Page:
By Shawn Kennedy, MA, RN, AJN editor-in-chief

Amanda Trujillo

Our prior post on the Amanda Trujillo case elicited many comments, on a variety of themes. There were also referrals and crosslinks to other sites supporting, analyzing, and weighing in on the situation, including statements from the Arizona Nurses Association and the ANA, and a post on a physician blog, “White Coat’s Call Room,” which has vowed to carry all the details once the case is decided.

One complaint raised by several people in response to our post was that the Arizona Board of Nursing wasn’t supporting Amanda. State nursing or medical boards are regulatory boards that exist to ensure the protection of the public and to regulate professional practice according to the law (in nursing’s case, according to nursing practice acts). They do not aim to protect the individual nurse, but to assure that all those who claim to be nurses are eligible to claim that title and practice within their scope of practice as defined by law.

Some historical context: Regulatory boards were set up back in the early 1900s, after nursing associations successfully lobbied for registration laws to keep out unqualified women who posed as nurses. In 1903, North Carolina was the first state to enact a nurse practice act; by the mid-1920s, all 48 states had laws regulating who could practice and who could use the title “registered nurse.”

Thus, boards of nursing are intended to protect the consumer and the standards of the profession.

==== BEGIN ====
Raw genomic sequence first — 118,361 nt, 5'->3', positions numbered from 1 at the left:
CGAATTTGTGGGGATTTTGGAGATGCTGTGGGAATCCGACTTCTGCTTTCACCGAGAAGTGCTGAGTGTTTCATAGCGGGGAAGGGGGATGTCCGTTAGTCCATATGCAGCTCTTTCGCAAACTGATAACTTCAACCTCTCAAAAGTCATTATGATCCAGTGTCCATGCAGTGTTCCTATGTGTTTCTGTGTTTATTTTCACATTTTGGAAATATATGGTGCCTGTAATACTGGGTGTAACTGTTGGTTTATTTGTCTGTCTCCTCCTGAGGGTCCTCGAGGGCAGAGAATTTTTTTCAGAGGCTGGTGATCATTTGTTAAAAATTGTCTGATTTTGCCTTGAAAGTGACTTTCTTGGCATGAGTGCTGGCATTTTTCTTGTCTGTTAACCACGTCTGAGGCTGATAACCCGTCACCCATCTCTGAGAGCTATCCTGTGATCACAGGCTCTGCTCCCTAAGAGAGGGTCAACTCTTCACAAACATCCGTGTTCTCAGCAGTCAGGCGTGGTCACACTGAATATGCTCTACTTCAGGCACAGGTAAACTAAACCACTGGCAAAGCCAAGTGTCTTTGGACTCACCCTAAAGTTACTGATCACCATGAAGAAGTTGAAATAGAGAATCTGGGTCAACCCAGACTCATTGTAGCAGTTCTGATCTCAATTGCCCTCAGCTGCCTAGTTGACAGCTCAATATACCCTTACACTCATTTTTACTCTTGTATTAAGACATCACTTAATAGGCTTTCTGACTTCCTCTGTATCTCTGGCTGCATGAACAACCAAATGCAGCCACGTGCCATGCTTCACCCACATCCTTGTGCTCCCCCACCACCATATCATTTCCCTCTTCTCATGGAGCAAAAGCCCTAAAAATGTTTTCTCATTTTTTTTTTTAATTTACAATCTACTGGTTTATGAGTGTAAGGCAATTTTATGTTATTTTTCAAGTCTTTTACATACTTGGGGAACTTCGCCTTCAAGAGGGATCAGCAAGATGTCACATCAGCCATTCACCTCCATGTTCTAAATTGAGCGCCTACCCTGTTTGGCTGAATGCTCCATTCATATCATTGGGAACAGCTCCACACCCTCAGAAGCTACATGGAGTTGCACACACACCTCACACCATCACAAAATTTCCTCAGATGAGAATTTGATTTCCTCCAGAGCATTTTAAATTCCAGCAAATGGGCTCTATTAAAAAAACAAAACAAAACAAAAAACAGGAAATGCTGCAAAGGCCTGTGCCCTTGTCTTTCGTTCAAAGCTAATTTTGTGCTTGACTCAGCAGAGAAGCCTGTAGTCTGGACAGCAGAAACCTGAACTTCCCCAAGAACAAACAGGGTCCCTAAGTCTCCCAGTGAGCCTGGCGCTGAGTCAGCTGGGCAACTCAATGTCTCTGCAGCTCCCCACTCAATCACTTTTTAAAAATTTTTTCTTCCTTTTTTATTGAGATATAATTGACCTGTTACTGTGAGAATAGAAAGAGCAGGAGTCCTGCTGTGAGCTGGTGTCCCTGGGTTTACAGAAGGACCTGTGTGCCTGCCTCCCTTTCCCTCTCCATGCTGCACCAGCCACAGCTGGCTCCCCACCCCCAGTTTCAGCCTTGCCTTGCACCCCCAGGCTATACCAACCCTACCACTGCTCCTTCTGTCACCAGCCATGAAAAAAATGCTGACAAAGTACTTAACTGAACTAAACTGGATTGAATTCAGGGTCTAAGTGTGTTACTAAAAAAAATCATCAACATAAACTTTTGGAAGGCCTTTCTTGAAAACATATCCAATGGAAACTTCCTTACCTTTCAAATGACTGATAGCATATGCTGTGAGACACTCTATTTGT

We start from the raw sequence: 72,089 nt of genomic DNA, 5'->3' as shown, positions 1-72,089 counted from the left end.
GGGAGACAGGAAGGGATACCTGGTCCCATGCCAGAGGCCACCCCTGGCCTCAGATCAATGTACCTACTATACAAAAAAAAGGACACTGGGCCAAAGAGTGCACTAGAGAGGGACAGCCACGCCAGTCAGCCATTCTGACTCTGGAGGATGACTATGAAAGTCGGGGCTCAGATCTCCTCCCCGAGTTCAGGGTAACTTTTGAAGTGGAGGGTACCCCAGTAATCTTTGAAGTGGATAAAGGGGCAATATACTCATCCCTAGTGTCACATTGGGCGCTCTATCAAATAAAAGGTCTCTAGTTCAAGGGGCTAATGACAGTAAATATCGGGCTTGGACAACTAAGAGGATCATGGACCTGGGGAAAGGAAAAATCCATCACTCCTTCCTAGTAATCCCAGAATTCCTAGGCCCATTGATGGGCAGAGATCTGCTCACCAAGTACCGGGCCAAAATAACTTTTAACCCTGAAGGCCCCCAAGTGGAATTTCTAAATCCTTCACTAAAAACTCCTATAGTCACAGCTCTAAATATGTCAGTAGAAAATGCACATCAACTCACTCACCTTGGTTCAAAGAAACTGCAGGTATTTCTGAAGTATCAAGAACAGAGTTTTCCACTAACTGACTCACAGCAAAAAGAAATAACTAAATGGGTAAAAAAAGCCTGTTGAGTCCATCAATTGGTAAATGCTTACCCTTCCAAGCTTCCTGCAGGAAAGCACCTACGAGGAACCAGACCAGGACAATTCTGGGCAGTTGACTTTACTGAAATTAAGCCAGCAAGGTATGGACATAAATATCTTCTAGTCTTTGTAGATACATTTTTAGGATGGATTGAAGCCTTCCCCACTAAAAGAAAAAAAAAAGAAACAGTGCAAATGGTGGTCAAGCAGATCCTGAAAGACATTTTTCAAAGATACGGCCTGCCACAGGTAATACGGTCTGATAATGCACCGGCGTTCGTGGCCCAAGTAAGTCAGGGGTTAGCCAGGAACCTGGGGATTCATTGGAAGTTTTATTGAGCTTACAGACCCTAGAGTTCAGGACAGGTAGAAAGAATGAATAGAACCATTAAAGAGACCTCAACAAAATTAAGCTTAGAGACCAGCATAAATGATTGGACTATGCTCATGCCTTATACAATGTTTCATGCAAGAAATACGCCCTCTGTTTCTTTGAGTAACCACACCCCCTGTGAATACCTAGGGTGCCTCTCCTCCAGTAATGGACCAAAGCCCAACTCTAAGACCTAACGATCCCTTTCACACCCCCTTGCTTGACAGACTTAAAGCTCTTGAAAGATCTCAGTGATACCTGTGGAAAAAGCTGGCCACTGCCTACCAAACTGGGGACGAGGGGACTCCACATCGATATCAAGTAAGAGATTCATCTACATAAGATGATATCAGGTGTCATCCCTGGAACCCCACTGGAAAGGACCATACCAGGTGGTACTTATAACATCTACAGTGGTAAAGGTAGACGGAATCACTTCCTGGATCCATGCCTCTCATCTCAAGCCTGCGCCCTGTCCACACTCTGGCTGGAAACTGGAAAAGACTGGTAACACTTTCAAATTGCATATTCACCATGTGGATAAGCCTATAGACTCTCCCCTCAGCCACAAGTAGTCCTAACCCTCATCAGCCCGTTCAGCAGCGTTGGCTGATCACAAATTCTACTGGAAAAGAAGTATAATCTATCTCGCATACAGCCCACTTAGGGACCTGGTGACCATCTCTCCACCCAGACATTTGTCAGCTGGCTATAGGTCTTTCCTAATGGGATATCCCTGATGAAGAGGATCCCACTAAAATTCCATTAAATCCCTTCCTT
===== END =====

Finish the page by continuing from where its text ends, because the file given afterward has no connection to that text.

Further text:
While I agree with several comments saying that nurses should be able to practice within the full scope of their education and training, as recommended by the Institute of Medicine Report on the Future of Nursing, what’s also important to keep in mind is that we must do so in accordance with the law—which unfortunately may not always measure up to our ideals or accurately reflect actual professional practice.

Nurses and state associations need to work to change the law where it needs to be changed—and there are many people who devote themselves to making such change happen—but until the law does change, this is how nurses’ actions will be judged, whatever other motives may appear to be in play or not.

(Editor’s note: A few readers have misconstrued the last paragraph as implying a judgment in the Amanda Trujillo case. This is by no means the intended meaning. The focus here is a more general look at the roles of boards of nursing and the importance for all nurses of not leaving themselves vulnerable to accusations of going beyond their scope of practice, as it has been defined in a particular state’s practice acts. Further note: The Arizona Board of Nursing did subsequently release the Notice of Charges against Ms. Trujillo to those who requested a copy. It can be found via a link in this post from nurse/blogger Not Nurse Ratched.)

Addendum: January 10, 2013: The eventual outcome of this case can be seen in the “consent agreement” that Amanda Trujillo has signed with the Arizona Board of Nursing, which states that she “admits the Board’s Findings of Fact and Conclusions of Law” and agrees to fairly onerous terms for continuing to practice as an RN on probation. Thanks to blogger Not Nurse Ratched for providing a link to this document in her recent post about the case and its unfortunate history on the Web.

 Bookmark and Share